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25 October 2012

A Catechetical Thought

Through the generosity of one of the brothers, I've had the opportunity to listen to a series of lectures by the late, great Raymond E. Brown, S.S., about the Gospel of John.  Midway through the fifth disc, Brown makes the point that the Gospel of John is largely devoid of the refined ethical content found in the other three Gospels.  Brown suggests that this was because the Community of the Gospel of John largely still had its ethics in place: the Ten Commandments.  Thus, it was necessary for them to explain the Jesus event, not ethics.  Brown goes on to note that the First Letter of John is, in his opinion, a corrective to the second or third generation of the John Community.  Since by this time the community had lost connection with the synagogue, it no longer had an assumed ethics.  

Brown uses this opportunity to speak analogously of the participants and receptors of the Second Vatican Council.  The Council Fathers knew their Catechisms, so to speak, and thus spoke on matters beyond basic Catholic knowledge.  The documents of the Council thus suppose a basic knowledge of the faith.  The problem, Brown points out, is that later generations only read the Council and not the content that was assumed to be understood and embedded within Catholic life.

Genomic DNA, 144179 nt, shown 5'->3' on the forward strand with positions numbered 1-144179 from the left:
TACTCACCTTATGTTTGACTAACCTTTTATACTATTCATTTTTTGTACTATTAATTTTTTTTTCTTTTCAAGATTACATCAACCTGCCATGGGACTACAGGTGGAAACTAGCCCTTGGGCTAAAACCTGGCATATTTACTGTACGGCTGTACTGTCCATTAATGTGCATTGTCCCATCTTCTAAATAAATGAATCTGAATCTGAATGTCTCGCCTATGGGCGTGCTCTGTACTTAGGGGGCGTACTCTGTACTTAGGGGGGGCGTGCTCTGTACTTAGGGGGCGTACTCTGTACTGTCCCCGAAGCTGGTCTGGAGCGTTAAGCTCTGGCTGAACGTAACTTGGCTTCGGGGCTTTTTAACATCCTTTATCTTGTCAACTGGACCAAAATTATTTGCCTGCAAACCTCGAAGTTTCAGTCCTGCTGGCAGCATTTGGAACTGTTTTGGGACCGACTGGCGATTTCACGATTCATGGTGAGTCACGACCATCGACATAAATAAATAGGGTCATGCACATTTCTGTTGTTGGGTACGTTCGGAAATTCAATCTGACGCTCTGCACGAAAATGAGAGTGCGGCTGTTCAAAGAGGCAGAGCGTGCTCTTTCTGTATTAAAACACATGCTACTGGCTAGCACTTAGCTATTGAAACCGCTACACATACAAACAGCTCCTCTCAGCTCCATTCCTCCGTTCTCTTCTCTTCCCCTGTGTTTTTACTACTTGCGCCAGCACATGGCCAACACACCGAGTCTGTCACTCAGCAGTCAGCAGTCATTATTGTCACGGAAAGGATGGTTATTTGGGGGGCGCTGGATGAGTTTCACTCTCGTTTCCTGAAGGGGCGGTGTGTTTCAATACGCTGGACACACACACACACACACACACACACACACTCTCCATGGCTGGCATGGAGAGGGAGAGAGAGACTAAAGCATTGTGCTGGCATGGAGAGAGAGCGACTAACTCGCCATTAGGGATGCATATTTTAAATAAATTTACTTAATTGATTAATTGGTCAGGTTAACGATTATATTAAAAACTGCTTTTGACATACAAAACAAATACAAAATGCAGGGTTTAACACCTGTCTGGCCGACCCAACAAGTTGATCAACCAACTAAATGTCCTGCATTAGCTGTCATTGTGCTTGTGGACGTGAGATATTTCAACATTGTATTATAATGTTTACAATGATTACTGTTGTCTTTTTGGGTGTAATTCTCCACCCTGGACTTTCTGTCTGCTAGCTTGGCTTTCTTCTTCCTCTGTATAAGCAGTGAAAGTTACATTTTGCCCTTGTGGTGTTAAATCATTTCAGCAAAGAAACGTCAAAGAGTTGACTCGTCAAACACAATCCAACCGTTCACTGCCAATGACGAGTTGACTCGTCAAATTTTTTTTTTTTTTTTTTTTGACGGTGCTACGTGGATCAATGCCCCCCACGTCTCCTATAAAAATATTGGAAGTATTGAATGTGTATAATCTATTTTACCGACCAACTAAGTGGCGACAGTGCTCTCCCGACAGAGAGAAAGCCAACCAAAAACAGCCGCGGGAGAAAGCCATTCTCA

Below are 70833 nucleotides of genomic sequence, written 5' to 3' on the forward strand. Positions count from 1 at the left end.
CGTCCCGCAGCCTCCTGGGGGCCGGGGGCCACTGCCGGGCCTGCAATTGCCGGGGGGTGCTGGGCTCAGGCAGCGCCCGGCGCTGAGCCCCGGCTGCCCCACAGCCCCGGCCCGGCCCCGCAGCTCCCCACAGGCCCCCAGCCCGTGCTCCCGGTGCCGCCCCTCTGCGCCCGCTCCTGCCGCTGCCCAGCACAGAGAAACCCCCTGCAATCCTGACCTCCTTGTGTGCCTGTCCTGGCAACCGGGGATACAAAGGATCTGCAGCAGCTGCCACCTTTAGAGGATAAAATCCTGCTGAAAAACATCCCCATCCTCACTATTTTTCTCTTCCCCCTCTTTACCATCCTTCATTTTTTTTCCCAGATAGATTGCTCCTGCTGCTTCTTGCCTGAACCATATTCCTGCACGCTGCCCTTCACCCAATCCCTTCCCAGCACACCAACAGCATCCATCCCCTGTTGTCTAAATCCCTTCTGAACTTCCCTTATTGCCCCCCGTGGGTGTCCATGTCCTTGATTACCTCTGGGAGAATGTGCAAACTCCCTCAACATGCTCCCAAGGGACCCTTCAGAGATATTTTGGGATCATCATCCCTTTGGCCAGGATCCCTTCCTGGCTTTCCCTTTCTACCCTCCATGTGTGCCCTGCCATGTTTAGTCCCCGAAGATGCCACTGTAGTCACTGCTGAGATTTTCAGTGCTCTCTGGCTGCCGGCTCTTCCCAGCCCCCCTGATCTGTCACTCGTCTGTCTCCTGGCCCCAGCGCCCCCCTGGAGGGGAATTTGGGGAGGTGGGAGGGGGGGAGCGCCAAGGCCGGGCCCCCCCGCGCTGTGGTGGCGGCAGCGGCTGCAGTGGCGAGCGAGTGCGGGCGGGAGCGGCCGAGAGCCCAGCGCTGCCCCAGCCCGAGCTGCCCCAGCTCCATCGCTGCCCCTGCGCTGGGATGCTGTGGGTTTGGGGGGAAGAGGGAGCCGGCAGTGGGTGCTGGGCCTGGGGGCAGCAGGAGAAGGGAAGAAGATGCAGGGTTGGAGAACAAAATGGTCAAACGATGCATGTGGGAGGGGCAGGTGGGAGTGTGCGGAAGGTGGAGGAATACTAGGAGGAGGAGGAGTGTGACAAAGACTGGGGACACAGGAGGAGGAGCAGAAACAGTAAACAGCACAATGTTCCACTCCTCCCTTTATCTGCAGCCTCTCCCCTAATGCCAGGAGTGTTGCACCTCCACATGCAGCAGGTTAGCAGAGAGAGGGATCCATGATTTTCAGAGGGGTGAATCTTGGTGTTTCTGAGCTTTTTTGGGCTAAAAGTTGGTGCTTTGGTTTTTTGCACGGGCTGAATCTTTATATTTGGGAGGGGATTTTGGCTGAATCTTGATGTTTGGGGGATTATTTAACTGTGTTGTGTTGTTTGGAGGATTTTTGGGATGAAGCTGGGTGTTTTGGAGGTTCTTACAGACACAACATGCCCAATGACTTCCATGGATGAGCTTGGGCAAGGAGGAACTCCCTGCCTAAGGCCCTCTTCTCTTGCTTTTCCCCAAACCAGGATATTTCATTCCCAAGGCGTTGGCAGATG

Herein is a challenge for catechesis in the future, it seems.  The Spirit of the Council must be, of course, passed on to new generations of Catholics.  However, perhaps the Spirit of Chalcedon, Ephesus, Nicea and Trent must be passed long as well!  


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